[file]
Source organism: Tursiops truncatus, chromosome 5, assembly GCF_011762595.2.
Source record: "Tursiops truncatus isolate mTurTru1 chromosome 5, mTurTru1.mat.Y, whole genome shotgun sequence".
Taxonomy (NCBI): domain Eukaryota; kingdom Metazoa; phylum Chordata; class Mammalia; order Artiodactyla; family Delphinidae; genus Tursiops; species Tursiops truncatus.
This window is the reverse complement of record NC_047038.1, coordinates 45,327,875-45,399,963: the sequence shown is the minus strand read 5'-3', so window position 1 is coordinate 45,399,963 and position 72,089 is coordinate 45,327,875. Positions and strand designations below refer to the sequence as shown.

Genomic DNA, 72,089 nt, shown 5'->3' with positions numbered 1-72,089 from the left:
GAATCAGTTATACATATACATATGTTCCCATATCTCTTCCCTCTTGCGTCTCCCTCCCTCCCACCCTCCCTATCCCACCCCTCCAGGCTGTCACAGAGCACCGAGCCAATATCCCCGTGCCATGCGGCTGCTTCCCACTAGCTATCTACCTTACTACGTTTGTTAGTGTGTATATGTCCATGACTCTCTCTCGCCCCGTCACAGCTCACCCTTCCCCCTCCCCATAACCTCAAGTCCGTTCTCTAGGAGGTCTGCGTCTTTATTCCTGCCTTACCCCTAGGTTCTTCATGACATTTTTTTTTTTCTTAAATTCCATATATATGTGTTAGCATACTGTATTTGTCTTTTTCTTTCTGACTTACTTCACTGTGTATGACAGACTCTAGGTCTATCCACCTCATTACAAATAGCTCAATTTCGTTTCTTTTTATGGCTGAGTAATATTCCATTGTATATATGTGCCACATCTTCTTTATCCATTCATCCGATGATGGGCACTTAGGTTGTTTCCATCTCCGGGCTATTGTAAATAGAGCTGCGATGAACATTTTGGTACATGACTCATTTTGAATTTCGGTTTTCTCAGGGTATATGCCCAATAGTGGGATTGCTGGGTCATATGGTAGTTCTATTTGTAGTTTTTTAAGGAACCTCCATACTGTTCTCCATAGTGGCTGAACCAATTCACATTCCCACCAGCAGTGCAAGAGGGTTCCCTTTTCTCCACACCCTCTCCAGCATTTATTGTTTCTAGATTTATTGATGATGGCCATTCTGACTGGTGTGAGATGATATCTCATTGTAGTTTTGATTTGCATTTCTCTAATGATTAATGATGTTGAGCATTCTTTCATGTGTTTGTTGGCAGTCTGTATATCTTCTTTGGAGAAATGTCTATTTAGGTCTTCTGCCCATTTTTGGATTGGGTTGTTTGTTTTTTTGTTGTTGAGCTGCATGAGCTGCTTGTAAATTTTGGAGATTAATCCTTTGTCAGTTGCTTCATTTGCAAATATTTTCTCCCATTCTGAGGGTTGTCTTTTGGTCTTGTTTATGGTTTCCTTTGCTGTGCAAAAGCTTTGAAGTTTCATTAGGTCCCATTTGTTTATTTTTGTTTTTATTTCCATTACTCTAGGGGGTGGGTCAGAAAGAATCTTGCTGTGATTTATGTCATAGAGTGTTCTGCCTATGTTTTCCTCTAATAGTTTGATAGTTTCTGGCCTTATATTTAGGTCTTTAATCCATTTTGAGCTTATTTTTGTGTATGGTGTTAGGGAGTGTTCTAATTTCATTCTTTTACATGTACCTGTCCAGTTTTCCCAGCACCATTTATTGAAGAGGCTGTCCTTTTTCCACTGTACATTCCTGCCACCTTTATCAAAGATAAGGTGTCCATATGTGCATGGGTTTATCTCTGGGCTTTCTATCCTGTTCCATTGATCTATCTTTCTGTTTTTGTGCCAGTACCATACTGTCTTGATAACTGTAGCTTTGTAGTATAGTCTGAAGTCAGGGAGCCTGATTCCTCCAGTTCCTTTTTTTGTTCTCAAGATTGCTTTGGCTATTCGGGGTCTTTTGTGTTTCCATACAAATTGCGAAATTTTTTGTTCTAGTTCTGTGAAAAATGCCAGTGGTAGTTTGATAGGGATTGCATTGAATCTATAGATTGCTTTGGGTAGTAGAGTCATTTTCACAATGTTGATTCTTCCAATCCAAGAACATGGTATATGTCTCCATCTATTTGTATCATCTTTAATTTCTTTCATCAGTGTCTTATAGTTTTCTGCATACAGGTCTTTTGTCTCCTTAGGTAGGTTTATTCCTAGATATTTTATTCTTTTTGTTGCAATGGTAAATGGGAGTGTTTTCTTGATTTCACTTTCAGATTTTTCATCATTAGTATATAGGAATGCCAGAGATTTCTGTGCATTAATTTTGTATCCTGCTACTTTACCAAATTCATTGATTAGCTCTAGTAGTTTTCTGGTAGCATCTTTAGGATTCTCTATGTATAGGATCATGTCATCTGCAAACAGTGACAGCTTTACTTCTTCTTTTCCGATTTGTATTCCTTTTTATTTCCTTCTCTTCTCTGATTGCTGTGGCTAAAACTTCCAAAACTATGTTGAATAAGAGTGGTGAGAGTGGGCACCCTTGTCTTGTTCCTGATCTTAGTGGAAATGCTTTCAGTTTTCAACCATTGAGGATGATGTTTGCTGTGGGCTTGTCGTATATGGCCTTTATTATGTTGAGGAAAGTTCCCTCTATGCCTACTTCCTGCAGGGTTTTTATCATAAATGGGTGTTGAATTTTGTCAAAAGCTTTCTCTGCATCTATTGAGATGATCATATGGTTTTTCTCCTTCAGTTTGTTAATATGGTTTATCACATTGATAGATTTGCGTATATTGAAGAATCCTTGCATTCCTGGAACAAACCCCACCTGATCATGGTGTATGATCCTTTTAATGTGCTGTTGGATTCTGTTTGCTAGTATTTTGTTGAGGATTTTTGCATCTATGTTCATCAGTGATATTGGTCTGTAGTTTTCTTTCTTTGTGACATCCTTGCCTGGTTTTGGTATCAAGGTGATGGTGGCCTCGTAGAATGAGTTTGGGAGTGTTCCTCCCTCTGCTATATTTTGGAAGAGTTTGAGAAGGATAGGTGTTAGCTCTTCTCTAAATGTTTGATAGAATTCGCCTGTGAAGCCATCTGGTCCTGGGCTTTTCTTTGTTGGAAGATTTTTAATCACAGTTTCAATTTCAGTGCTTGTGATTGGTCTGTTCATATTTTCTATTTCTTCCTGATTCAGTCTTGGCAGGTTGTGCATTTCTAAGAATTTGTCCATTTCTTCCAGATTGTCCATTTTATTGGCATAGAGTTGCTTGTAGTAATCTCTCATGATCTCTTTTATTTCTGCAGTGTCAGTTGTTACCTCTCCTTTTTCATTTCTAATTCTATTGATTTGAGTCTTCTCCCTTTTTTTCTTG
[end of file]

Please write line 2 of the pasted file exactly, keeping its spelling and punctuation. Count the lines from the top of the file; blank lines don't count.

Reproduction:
Source record: "Tursiops truncatus isolate mTurTru1 chromosome 5, mTurTru1.mat.Y, whole genome shotgun sequence".